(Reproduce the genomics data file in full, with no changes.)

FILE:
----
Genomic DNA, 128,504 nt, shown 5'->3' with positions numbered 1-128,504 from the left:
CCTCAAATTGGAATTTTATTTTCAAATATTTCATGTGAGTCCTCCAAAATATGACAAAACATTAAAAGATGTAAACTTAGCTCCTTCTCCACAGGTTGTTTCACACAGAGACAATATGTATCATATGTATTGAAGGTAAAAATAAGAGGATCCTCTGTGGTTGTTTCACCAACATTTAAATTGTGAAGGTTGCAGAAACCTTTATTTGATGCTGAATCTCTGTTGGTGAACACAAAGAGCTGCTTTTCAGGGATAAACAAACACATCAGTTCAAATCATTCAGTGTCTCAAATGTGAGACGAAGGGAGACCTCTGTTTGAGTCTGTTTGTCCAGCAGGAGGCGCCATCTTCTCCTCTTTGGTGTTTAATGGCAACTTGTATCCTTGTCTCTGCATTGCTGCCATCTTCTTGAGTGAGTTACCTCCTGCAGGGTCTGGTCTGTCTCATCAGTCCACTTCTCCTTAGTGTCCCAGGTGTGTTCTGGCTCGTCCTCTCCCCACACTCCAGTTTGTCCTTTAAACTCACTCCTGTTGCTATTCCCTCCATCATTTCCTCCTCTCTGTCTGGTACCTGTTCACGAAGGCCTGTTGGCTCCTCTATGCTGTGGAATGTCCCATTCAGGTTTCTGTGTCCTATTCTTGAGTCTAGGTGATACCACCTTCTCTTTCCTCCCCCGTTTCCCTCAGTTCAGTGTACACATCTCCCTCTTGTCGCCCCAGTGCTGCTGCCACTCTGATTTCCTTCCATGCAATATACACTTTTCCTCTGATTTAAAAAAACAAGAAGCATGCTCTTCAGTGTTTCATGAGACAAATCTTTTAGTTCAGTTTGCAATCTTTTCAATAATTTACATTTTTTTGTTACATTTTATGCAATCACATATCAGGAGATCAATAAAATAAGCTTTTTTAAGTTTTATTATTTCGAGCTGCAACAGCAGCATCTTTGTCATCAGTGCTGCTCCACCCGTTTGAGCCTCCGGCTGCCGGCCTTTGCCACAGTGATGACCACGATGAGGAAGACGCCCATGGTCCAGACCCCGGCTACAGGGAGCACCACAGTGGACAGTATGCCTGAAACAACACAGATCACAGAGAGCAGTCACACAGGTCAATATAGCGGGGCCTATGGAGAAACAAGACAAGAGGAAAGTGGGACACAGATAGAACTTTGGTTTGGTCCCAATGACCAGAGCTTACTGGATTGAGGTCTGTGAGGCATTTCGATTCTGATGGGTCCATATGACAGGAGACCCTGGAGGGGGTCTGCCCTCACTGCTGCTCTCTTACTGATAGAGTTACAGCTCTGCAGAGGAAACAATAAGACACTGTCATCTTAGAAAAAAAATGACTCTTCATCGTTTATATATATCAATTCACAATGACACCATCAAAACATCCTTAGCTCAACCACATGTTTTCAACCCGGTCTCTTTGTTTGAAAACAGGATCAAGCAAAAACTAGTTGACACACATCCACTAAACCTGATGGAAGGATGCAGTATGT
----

Genomic DNA, 128,504 nt, shown 5'->3' with positions numbered 1-128,504 from the left:
CCTCAAATTGGAATTTTATTTTCAAATATTTCATGTGAGTCCTCCAAAATATGACAAAACATTAAAAGATGTAAACTTAGCTCCTTCTCCACAGGTTGTTTCACACAGAGACAATATGTATCATATGTATTGAAGGTAAAAATAAGAGGATCCTCTGTGGTTGTTTCACCAACATTTAAATTGTGAAGGTTGCAGAAACCTTTATTTGATGCTGAATCTCTGTTGGTGAACACAAAGAGCTGCTTTTCAGGGATAAACAAACACATCAGTTCAAATCATTCAGTGTCTCAAATGTGAGACGAAGGGAGACCTCTGTTTGAGTCTGTTTGTCCAGCAGGAGGCGCCATCTTCTCCTCTTTGGTGTTTAATGGCAACTTGTATCCTTGTCTCTGCATTGCTGCCATCTTCTTGAGTGAGTTACCTCCTGCAGGGTCTGGTCTGTCTCATCAGTCCACTTCTCCTTAGTGTCCCAGGTGTGTTCTGGCTCGTCCTCTCCCCACACTCCAGTTTGTCCTTTAAACTCACTCCTGTTGCTATTCCCTCCATCATTTCCTCCTCTCTGTCTGGTACCTGTTCACGAAGGCCTGTTGGCTCCTCTATGCTGTGGAATGTCCCATTCAGGTTTCTGTGTCCTATTCTTGAGTCTAGGTGATACCACCTTCTCTTTCCTCCCCCGTTTCCCTCAGTTCAGTGTACACATCTCCCTCTTGTCGCCCCAGTGCTGCTGCCACTCTGATTTCCTTCCATGCAATATACACTTTTCCTCTGATTTAAAAAAACAAGAAGCATGCTCTTCAGTGTTTCATGAGACAAATCTTTTAGTTCAGTTTGCAATCTTTTCAATAATTTACATTTTTTTGTTACATTTTATGCAATCACATATCAGGAGATCAATAAAATAAGCTTTTTTAAGTTTTATTATTTCGAGCTGCAACAGCAGCATCTTTGTCATCAGTGCTGCTCCACCCGTTTGAGCCTCCGGCTGCCGGCCTTTGCCACAGTGATGACCACGATGAGGAAGACGCCCATGGTCCAGACCCCGGCTACAGGGAGCACCACAGTGGACAGTATGCCTGAAACAACACAGATCACAGAGAGCAGTCACACAGGTCAATATAGCGGGGCCTATGGAGAAACAAGACAAGAGGAAAGTGGGACACAGATAGAACTTTGGTTTGGTCCCAATGACCAGAGCTTACTGGATTGAGGTCTGTGAGGCATTTCGATTCTGATGGGTCCATATGACAGGAGACCCTGGAGGGGGTCTGCCCTCACTGCTGCTCTCTTACTGATAGAGTTACAGCTCTGCAGAGGAAACAATAAGACACTGTCATCTTAGAAAAAAAATGACTCTTCATCGTTTATATATATCAATTCACAATGACACCATCAAAACATCCTTAGCTCAACCACATGTTTTCAACCCGGTCTCTTTGTTTGAAAACAGGATCAAGCAAAAACTAGTTGACACACATCCACTAAACCTGATGGAAGGATGCAGTATGT